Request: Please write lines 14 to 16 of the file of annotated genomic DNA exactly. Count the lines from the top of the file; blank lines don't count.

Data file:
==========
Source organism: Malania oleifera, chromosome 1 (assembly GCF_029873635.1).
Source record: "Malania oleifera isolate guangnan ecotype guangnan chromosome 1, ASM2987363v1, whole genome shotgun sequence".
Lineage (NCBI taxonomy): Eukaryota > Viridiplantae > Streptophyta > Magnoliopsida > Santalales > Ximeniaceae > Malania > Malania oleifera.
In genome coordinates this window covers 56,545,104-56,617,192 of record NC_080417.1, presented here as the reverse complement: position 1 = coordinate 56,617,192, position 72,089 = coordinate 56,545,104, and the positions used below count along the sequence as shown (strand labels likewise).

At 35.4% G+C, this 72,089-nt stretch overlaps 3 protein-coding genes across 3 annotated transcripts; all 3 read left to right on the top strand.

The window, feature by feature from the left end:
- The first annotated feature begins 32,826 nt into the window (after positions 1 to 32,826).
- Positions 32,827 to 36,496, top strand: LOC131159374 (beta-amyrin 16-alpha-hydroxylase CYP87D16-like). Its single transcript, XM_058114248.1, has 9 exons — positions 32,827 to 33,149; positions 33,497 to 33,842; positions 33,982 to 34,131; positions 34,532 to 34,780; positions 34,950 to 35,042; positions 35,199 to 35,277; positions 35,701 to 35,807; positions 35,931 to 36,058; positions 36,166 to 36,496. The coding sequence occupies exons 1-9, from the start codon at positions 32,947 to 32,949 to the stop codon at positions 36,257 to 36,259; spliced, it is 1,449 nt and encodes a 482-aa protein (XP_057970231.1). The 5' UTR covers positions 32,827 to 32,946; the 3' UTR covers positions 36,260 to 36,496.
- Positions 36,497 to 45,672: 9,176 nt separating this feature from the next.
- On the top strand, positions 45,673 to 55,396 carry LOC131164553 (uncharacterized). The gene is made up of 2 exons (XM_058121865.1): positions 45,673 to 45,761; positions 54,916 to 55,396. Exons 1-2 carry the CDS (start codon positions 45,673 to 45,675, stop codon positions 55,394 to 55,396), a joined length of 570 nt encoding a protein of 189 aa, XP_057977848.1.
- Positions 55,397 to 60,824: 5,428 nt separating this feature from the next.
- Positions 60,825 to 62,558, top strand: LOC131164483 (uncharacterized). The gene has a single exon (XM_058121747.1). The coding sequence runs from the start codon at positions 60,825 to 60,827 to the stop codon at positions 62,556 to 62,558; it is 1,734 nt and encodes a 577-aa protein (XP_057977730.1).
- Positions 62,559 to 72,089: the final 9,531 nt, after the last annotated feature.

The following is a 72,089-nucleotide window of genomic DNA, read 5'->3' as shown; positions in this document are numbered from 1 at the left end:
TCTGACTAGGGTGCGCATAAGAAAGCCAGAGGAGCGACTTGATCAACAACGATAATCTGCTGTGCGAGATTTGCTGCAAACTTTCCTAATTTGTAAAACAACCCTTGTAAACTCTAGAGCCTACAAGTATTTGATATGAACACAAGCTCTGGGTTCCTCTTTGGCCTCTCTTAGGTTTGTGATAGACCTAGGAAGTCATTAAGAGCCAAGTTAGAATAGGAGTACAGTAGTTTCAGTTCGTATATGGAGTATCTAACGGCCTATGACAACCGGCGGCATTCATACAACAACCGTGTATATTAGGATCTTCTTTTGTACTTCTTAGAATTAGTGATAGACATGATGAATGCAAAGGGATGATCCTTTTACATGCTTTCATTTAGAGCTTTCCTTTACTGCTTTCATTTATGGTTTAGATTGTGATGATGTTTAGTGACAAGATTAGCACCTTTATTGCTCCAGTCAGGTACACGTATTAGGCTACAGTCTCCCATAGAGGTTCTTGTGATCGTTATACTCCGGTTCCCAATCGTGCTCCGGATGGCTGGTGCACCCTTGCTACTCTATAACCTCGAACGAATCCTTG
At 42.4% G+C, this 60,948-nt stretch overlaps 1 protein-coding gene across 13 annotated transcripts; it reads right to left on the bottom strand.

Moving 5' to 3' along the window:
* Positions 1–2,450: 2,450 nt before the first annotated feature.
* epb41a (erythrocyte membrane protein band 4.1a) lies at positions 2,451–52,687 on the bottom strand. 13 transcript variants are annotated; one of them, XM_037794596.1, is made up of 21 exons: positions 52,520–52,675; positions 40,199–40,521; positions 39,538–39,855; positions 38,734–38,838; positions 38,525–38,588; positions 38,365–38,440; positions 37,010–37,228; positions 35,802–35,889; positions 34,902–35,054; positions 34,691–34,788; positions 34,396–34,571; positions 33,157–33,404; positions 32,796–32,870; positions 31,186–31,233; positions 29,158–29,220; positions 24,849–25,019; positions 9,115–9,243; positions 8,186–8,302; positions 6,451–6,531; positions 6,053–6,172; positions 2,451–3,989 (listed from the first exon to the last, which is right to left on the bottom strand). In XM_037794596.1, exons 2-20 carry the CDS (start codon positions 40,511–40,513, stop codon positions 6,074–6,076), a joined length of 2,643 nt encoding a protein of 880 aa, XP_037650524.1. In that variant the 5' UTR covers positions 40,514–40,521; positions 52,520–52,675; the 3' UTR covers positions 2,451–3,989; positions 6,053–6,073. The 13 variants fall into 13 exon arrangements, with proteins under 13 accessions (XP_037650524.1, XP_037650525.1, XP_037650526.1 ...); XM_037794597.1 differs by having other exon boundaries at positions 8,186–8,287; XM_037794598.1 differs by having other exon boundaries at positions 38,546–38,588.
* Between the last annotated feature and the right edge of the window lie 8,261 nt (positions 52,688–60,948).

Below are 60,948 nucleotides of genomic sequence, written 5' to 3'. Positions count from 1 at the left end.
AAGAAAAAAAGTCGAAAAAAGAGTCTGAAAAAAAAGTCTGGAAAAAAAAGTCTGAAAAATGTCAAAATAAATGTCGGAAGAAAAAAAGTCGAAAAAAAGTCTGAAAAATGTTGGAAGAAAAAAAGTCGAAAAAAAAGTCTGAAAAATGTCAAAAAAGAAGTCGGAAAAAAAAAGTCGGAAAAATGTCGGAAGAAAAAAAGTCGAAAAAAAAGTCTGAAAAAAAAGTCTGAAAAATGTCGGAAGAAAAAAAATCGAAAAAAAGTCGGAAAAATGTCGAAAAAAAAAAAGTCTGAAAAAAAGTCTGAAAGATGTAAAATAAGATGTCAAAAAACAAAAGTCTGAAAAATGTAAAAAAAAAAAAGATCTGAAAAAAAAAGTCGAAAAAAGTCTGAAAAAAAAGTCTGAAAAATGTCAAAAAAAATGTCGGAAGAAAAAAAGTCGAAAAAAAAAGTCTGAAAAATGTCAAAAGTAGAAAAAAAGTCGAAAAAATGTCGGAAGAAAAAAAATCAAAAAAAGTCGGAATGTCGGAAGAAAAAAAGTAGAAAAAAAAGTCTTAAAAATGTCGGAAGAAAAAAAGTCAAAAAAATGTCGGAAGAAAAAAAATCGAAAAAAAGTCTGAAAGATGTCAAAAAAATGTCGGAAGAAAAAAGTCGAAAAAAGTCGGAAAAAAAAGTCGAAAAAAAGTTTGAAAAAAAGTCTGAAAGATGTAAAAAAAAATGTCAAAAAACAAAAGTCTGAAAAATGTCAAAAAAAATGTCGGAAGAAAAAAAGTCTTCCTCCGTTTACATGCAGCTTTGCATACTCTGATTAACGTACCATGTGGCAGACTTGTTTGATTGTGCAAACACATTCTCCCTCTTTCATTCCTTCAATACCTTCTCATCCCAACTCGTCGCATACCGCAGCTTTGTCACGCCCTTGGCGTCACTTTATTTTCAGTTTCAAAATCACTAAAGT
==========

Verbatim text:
The following is a 72,089-nucleotide window of genomic DNA, read 5'->3' as shown; positions in this document are numbered from 1 at the left end:
TCTGACTAGGGTGCGCATAAGAAAGCCAGAGGAGCGACTTGATCAACAACGATAATCTGCTGTGCGAGATTTGCTGCAAACTTTCCTAATTTGTAAAACAACCCTTGTAAACTCTAGAGCCTACAAGTATTTGATATGAACACAAGCTCTGGGTTCCTCTTTGGCCTCTCTTAGGTTTGTGATAGACCTAGGAAGTCATTAAGAGCCAAGTTAGAATAGGAGTACAGTAGTTTCAGTTCGTATATGGAGTATCTAACGGCCTATGACAACCGGCGGCATTCATACAACAACCGTGTATATTAGGATCTTCTTTTGTACTTCTTAGAATTAGTGATAGACATGATGAATGCAAAGGGATGATCCTTTTACATGCTTTCATTTAGAGCTTTCCTTTACTGCTTTCATTTATGGTTTAGATTGTGATGATGTTTAGTGACAAGATTAGCACCTTTATTGCTCCAGTCAGGTACACGTATTAGGCTACAGTCTCCCATAGAGGTTCTTGTGATCGTTATACTCCGGTTCCCAATCGTGCTCCGGATGGCTGGTGCACCCTTGCTACTCTATAACCTCGAACGAATCCTTG
At 42.4% G+C, this 60,948-nt stretch overlaps 1 protein-coding gene across 13 annotated transcripts; it reads right to left on the bottom strand.